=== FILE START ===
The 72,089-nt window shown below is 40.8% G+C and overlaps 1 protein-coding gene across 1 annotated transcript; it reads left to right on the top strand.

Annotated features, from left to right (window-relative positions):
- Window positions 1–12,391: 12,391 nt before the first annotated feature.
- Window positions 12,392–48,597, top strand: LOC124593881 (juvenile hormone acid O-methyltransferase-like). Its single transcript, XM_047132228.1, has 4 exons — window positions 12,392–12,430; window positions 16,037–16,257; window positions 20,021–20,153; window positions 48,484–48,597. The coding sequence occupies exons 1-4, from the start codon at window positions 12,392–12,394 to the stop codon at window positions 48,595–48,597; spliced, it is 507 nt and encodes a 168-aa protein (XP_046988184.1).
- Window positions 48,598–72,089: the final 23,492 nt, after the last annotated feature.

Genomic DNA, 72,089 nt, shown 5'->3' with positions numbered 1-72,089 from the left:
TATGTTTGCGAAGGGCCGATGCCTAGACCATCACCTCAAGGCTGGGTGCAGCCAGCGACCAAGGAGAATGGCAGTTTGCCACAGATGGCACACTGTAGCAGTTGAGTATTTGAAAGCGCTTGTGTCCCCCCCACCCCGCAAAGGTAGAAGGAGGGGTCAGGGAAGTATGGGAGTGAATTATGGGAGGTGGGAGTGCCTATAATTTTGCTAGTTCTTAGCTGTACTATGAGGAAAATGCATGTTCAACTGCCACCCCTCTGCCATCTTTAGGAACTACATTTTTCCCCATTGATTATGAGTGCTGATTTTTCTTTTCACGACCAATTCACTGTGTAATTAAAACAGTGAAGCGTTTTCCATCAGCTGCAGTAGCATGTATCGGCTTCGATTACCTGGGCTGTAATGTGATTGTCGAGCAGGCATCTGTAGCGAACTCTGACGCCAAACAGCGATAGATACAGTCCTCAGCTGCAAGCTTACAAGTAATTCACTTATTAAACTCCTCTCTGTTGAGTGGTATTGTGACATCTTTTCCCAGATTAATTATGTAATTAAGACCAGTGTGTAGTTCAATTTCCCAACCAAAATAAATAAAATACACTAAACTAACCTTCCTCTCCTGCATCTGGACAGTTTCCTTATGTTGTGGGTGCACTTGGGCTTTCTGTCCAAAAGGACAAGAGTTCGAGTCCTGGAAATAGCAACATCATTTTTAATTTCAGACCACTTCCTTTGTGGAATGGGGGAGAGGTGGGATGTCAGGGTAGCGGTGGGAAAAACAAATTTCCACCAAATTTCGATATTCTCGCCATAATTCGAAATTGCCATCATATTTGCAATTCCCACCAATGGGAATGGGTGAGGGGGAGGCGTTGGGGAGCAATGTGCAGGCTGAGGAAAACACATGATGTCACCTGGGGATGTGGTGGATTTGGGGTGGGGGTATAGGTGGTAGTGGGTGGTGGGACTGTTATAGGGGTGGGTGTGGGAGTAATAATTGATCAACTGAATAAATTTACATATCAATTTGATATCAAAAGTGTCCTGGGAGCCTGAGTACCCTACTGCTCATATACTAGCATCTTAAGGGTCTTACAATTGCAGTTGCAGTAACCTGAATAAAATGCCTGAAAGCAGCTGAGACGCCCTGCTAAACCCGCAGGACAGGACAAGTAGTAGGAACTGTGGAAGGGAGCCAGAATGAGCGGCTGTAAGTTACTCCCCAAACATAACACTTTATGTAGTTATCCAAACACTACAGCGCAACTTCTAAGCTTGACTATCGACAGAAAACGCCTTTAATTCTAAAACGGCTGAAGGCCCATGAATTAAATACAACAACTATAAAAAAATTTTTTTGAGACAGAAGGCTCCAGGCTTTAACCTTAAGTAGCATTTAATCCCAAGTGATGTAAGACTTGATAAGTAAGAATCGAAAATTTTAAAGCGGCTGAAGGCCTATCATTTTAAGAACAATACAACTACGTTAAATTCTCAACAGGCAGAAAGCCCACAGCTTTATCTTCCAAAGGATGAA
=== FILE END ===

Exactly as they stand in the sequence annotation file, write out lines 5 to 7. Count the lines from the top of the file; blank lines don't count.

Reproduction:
- Window positions 48,598–72,089: the final 23,492 nt, after the last annotated feature.

Genomic DNA, 72,089 nt, shown 5'->3' with positions numbered 1-72,089 from the left:
TATGTTTGCGAAGGGCCGATGCCTAGACCATCACCTCAAGGCTGGGTGCAGCCAGCGACCAAGGAGAATGGCAGTTTGCCACAGATGGCACACTGTAGCAGTTGAGTATTTGAAAGCGCTTGTGTCCCCCCCACCCCGCAAAGGTAGAAGGAGGGGTCAGGGAAGTATGGGAGTGAATTATGGGAGGTGGGAGTGCCTATAATTTTGCTAGTTCTTAGCTGTACTATGAGGAAAATGCATGTTCAACTGCCACCCCTCTGCCATCTTTAGGAACTACATTTTTCCCCATTGATTATGAGTGCTGATTTTTCTTTTCACGACCAATTCACTGTGTAATTAAAACAGTGAAGCGTTTTCCATCAGCTGCAGTAGCATGTATCGGCTTCGATTACCTGGGCTGTAATGTGATTGTCGAGCAGGCATCTGTAGCGAACTCTGACGCCAAACAGCGATAGATACAGTCCTCAGCTGCAAGCTTACAAGTAATTCACTTATTAAACTCCTCTCTGTTGAGTGGTATTGTGACATCTTTTCCCAGATTAATTATGTAATTAAGACCAGTGTGTAGTTCAATTTCCCAACCAAAATAAATAAAATACACTAAACTAACCTTCCTCTCCTGCATCTGGACAGTTTCCTTATGTTGTGGGTGCACTTGGGCTTTCTGTCCAAAAGGACAAGAGTTCGAGTCCTGGAAATAGCAACATCATTTTTAATTTCAGACCACTTCCTTTGTGGAATGGGGGAGAGGTGGGATGTCAGGGTAGCGGTGGGAAAAACAAATTTCCACCAAATTTCGATATTCTCGCCATAATTCGAAATTGCCATCATATTTGCAATTCCCACCAATGGGAATGGGTGAGGGGGAGGCGTTGGGGAGCAATGTGCAGGCTGAGGAAAACACATGATGTCACCTGGGGATGTGGTGGATTTGGGGTGGGGGTATAGGTGGTAGTGGGTGGTGGGACTGTTATAGGGGTGGGTGTGGGAGTAATAATTGATCAACTGAATAAATTTACATATCAATTTGATATCAAAAGTGTCCTGGGAGCCTGAGTACCCTACTGCTCATATACTAGCATCTTAAGGGTCTTACAATTGCAGTTGCAGTAACCTGAATAAAATGCCTGAAAGCAGCTGAGACGCCCTGCTAAACCCGCAGGACAGGACAAGTAGTAGGAACTGTGGAAGGGAGCCAGAATGAGCGGCTGTAAGTTACTCCCCAAACATAACACTTTATGTAGTTATCCAAACACTACAGCGCAACTTCTAAGCTTGACTATCGACAGAAAACGCCTTTAATTCTAAAACGGCTGAAGGCCCATGAATTAAATACAACAACTATAAAAAAATTTTTTTGAGACAGAAGGCTCCAGGCTTTAACCTTAAGTAGCATTTAATCCCAAGTGATGTAAGACTTGATAAGTAAGAATCGAAAATTTTAAAGCGGCTGAAGGCCTATCATTTTAAGAACAATACAACTACGTTAAATTCTCAACAGGCAGAAAGCCCACAGCTTTATCTTCCAAAGGATGAA